Abdominal Wall Defects- Pediatrics

Abdominal wall defects are a type of congenital defect that allows the stomach, the intestines, or other organs to protrude through an unusual opening that forms on the abdomen.
During the development of the fetus, many unexpected changes occur inside the womb. Specifically the stomach, intestines, or other organs begin to develop outside the fetus’ abdomen through the abnormal hole in the abdomen and, as development progresses, the abdominal wall eventually encloses these organs. In some cases of defect either the umbilical opening is too oversized or has developed improperly which allows the organs to remain outside or to squeeze through the abdominal wall. 

There are two main types of abdominal wall defects that result due to the changes during development. They are omphalocele and gastroschisis. Gastroschisis develops when the abdominal wall does not completely close, and the organs are present outside of the infant’s body. Omphalocele occurs when some of the organs protrude through the muscles of the abdomen in the area surrounding the umbilical cord. Omphalocele can be either minor, with only some of the organs exposed, or severe, with most, if not all of the abdominal organs being exposed.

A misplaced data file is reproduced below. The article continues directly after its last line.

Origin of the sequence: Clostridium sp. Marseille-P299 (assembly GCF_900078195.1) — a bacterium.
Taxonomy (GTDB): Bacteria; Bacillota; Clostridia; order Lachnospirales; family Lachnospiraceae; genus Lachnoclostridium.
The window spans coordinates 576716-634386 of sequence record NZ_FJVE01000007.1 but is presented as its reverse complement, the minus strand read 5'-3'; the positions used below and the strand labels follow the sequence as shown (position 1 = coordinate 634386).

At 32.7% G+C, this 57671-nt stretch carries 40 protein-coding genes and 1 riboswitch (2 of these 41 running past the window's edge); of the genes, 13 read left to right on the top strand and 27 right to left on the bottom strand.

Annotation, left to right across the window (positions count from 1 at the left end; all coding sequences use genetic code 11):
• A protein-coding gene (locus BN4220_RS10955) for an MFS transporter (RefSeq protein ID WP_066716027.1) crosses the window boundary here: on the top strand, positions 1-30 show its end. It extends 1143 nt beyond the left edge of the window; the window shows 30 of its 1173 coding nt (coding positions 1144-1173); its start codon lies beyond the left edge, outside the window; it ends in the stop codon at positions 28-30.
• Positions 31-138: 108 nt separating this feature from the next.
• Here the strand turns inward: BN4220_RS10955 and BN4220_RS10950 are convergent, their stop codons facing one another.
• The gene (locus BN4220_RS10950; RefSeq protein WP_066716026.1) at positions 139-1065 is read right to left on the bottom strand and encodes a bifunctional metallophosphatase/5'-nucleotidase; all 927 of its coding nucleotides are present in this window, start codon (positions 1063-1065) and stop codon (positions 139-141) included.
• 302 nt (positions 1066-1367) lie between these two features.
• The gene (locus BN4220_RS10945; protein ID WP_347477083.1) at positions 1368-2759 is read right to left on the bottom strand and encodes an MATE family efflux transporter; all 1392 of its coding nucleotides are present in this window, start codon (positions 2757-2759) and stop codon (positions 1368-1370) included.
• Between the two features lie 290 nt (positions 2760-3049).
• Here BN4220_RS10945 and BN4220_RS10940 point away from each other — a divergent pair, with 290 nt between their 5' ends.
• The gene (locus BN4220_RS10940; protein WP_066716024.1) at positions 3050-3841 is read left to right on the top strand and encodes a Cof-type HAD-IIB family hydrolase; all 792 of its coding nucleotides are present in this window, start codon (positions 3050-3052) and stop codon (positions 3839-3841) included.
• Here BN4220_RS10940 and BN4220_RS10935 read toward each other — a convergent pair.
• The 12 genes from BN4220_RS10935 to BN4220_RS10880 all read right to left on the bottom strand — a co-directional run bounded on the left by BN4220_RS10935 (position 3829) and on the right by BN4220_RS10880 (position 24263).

Abdominal wall defects can be treated surgically if there is no accompanying anomalies. The surgical procedure also called omphalocele repair/closure or gastroschisis repair/closure is not overcomplicated. The organs are normal but are misplaced.

However, if the abdominal cavity is too small or when the organs are too large or swollen to close the skin, it may be difficult to fit all the viscera into the small abdominal cavity. In such cases, the surgeon will place a covering pouch generally made of silastic, commonly called a silo (because it's shaped like an agricultural silo), over the abdominal organs on the outside of the infant. The silo serves to conserve heat and prevent infection.The silo is spring-loaded so that the device can be attached to the inside of the abdominal wall without sutures. The top of the silo is secured in a way that causes it to stand upright, so that the bowels are gradually coaxed into the abdominal cavity by gravity. This process can take up to a week, and final closure may be performed a few weeks later. More surgery may be required to repair the abdominal muscles at a later time.

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